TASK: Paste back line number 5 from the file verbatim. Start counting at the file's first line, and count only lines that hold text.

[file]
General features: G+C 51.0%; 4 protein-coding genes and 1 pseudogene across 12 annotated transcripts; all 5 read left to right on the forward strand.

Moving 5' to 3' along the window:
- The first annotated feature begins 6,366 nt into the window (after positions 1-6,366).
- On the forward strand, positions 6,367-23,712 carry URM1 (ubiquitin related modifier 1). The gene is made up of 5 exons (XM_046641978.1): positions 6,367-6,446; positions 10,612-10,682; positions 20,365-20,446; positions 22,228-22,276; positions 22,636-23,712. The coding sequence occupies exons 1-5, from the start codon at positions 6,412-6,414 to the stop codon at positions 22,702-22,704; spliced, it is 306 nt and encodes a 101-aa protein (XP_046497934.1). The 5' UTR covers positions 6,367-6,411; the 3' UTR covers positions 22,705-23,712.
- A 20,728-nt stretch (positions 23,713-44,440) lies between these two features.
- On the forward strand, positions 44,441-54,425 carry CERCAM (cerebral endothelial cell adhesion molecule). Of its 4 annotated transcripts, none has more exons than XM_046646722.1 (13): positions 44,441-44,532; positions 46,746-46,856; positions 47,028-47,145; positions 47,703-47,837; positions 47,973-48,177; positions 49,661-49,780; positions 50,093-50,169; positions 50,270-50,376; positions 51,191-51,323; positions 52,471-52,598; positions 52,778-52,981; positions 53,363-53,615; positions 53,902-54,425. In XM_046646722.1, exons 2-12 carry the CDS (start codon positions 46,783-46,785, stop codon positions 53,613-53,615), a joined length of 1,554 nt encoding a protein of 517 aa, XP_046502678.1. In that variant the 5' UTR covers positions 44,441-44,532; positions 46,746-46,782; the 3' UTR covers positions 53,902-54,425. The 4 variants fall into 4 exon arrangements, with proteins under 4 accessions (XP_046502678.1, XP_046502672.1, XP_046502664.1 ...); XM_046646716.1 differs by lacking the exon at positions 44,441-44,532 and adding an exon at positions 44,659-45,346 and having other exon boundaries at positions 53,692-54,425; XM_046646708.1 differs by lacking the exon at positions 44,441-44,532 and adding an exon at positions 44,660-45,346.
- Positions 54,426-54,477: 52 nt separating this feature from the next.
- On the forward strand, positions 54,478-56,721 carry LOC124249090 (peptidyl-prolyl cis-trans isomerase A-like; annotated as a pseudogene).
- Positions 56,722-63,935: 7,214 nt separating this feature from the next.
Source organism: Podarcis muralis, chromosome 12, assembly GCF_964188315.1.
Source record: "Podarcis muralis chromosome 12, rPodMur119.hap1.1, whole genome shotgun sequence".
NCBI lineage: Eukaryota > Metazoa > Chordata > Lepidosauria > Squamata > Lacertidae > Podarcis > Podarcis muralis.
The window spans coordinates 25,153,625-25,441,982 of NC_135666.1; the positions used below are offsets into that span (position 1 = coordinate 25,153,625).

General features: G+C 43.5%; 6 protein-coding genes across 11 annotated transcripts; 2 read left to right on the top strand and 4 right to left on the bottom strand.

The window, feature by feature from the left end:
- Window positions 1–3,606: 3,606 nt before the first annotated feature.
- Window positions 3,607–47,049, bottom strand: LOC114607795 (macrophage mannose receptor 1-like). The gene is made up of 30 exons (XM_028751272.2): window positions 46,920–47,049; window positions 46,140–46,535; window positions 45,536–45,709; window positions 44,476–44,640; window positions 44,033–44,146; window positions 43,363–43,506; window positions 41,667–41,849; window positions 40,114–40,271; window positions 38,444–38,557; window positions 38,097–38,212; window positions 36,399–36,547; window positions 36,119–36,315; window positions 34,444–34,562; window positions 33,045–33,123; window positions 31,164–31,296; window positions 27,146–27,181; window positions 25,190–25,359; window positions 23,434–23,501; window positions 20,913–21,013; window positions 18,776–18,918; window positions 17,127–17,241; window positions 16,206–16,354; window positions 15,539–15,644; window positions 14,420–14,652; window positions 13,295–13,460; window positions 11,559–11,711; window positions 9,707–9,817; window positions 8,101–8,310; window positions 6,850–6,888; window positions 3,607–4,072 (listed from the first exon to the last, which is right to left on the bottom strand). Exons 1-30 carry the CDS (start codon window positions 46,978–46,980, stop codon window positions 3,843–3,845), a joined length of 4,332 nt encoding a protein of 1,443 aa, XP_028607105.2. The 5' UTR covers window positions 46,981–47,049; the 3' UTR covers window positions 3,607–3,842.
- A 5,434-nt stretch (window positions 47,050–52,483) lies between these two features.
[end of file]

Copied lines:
- A 20,728-nt stretch (positions 23,713-44,440) lies between these two features.